A NEW generation of wearable devices could be powered by human sweat instead of conventional, environmentally-unfriendly batteries, scientists say.
In a new paper published in the journal Advanced Materials, engineers from the Bendable Electronics and Sensing Technologies (BEST) group at the University of Glasgow describe how working up a sweat could be enough to generate power for exercise monitors and other electronic devices in the future.
They have developed a new type of flexible supercapacitor which replaces the electrolytes found in conventional batteries with sweat.
According to the researchers, it can be fully charged with as little as 20 microlitres of fluid and is robust enough to survive 4,000 cycles of the types of flexes and bends it might encounter in real-world use.
The research was led by Professor Ravinder Dahiya, head of the BEST group, based at the University of Glasgow’s James Watt School, of Engineering.
Prof Dahiya commented on the research: “Conventional batteries are cheaper and more plentiful than ever before, but they are often built using unsustainable materials which are harmful to the environment.
“That makes them challenging to dispose of safely, and potentially harmful in wearable devices, where a broken battery could spill toxic fluids onto skin.
“What we’ve been able to do for the first time is show that human sweat provides a real opportunity to do away with those toxic materials entirely, with excellent charging and discharging performance.
“As wearable devices like health monitors continue to increase in popularity, it opens up the possibility of a safer, more environmentally-friendly method of generating sustainable power – not just for wearables but possibly also for emerging areas such as e-bikes and electric vehicles, where sweat equivalent solution could replace the human sweat.”
It works by coating polyester cellulose cloth in a thin layer of a polymer known as poly(3,4-ethylenedioxythiophene) polystyrene sulfonate – or PEDOT:PSS.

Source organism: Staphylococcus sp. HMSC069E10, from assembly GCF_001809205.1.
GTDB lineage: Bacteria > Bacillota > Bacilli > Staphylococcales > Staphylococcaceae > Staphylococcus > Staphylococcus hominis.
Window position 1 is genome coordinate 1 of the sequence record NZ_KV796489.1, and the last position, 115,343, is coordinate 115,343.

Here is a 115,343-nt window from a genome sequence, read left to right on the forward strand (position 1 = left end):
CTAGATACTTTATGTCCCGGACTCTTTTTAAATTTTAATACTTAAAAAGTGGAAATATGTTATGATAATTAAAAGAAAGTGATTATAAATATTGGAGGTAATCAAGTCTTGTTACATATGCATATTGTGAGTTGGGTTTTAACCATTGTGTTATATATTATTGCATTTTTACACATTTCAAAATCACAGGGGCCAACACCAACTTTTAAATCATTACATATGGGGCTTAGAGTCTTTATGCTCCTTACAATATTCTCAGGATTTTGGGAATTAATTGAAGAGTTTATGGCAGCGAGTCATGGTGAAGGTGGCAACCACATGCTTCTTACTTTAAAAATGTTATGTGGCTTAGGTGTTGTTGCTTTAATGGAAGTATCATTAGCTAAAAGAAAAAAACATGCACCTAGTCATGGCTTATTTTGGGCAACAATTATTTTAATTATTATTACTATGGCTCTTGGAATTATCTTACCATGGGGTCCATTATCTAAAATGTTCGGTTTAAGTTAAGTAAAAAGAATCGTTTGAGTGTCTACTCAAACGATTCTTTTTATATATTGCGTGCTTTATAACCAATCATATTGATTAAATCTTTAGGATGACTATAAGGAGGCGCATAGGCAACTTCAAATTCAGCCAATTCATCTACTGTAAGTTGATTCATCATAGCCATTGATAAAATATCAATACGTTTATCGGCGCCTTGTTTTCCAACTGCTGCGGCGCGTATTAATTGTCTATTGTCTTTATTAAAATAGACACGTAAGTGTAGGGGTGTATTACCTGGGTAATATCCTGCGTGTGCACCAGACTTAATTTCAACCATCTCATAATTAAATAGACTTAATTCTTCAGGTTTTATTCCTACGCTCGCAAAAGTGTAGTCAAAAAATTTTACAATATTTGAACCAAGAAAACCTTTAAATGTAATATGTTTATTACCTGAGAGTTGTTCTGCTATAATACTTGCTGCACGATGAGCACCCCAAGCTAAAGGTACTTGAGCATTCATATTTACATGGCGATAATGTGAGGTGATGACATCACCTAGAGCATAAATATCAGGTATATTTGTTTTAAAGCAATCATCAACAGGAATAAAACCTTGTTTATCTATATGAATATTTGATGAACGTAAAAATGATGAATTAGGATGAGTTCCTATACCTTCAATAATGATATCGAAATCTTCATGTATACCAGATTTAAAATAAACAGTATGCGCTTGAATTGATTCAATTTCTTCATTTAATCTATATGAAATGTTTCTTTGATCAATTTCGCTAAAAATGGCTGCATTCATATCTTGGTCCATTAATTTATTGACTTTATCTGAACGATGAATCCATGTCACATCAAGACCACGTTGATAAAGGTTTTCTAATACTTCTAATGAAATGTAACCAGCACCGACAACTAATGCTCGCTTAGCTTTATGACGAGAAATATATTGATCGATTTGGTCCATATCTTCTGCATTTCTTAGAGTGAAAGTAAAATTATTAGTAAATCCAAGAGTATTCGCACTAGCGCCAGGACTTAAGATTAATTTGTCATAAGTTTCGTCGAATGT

The team chose the polyester cellulose cloth because it is particularly absorbent, and PEDOT:PSS because it offers a useful combination of flexibility, high conductivity and environmental friendliness.
The PEDOT:PSS acts as the supercapacitor’s electrode.
As the cloth absorbs its wearer’s sweat, the positive and negative ions in the sweat interact with the polymer’s surface, creating an electrochemical reaction which generates energy.
The researchers tested the effectiveness of their tech by having volunteers run outdoors and on a treadmill while wearing a 2cm x 2cm cell version of the device.
The runner sweated enough to allow the device to generate about 10 milliwatts of power – about enough to power a small bank of LEDs – which kept it going until the runner stopped.
Professor Dahiya and his team have developed a number of novel bendable technologies, including solar-powered ‘electronic skin’ which could be used in prosthetics and robotics.
They are planning future research on the possibility of integrating sweat power into these devices.
The BEST group’s Dr Libu Manjakkal ,who contributed to the paper, added: “It’s an exciting development, and we’re keen to continue exploring the possibilities that sweat power provides for the future of wearable electronics.”
The research was funded by the Engineering and Physical Sciences Research Council and the Royal Society.